Corporate Speak – “Sandwich Artists” and other nonsense phrases

I hate corporate speak.  

Here is an example: the fast-food chain Subway refers to the staff who put lettuce and tomatoes onto your bread for close-to-minimum wage as ‘Sandwich Artists’. 

Everyone has come across exaggerated corporate speak before, but here is what I mean by the term: any phrase used by a big business or group that intends to show the company or its actions in a better light, or is simply an unnecessary, obscure word to use.  

Here is another example: your ‘terms and conditions’ contract that’s as long as War and Peace and can make it possible for media companies to access and sell all your data.  

Why do companies do it, why is it bad, and why should you care? 

There are many reasons why companies have used and continue to use corporate jargon. The simple and saddening answer is, well, because it works. It works by making them sound more important, trustworthy and knowledgeable than they actually are. When you are giving a presentation, telling your audience that you are “currently energetically developing competitive streamlined initiatives with a focus on action-based solutions” sounds a lot better than what you were really doing – “frantically trying to find a solution to a problem we have no clue how to solve”.

Corporate jargon works in the case of Subway, by making the job description sound better than it is. How would you like to find out that you are a ‘Sandwich Artist’? It sounds a lot more appealing to employees than telling them they are working a job in which they are overworked and underpaid and most customers want as few interactions with them as possible.

In the case of company contracts, corporate jargon generally works. Ever wondered why ‘terms and conditions’ contracts are so long and torturous to read, instead of being written in plain English? It allows companies to make the wording ambiguous enough to not scare off anyone who does find the courage to read it, yet precise enough to allow companies to collect and sell your data.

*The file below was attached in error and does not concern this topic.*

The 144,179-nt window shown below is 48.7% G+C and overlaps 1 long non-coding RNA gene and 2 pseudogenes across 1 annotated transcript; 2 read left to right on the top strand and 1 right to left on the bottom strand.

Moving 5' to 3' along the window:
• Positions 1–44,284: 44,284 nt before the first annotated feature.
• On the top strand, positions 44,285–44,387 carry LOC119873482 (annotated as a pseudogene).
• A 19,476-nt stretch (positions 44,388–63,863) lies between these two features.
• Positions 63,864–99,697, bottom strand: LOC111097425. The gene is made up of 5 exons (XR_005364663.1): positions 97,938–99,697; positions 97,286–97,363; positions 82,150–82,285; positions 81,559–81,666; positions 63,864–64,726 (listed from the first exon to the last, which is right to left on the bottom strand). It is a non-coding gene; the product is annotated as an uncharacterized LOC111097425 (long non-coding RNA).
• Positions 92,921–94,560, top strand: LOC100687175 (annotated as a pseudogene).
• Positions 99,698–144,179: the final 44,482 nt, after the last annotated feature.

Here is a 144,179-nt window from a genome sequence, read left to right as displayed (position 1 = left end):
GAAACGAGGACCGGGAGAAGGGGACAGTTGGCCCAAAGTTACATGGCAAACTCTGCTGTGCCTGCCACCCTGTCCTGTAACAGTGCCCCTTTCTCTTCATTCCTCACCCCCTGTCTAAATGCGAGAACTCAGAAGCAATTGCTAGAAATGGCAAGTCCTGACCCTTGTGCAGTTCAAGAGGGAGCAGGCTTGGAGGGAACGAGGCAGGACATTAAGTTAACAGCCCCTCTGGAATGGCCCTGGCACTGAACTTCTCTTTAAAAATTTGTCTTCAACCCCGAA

The underlying theme here is that corporate speak intends to hide or obscure the actual meaning of the words, and that ought to make you suspicious of anyone who uses it. Corporate speak is an insult to its audience, and a perversion of language, as it obscures information using the very structure needed to communicate it. After the 2008 market collapse, American bankers were interviewed by regulatory commissions to explain the disaster. They delivered long and impressive reports of the finest corporate jargon every produced, that are available for anyone to look up, but present very little useful information.

Fortunately, overusing corporate jargon is not without consequences for a company. Customers can be left feeling isolated and might become hesitant about using the organisation’s services. Corporate speak can also cause confusion about the offer being made. In the case of Subway, applicants could be put off by the phrase ‘Sandwich Artist’, mistakenly believing it might require design work.   

Similarly, readers of academic papers are also subjected to being misled by these kinds of nonsense phrases. Some academics struggle to write their papers in a way which makes it easy for everyone to understand. The authors use unnecessarily obscure phrases, leading readers to misinterpret their intent. Aspiring teachers often have to read academic papers on new teaching methods, some of which are almost incomprehensible due to their overuse of nonsensical and overly technical phrases. This may lead to ironic situations, such as when the very people who are supposed to inform you about how to teach children cannot teach other people themselves. 

So, what can you do to limit corporate speak? Try to not fall into the trap of using nonsense phrases yourself and demand that your co-workers also use simple and direct language. Avoid thinking of “big words” as better, and make sure people with lower education levels can understand what you are saying. Most importantly, however, if you need a dictionary and a lawyer to understand the implications of what someone is telling you, you should treat them with a healthy dose of suspicion.  

Neil Lightman

The author Neil Lightman

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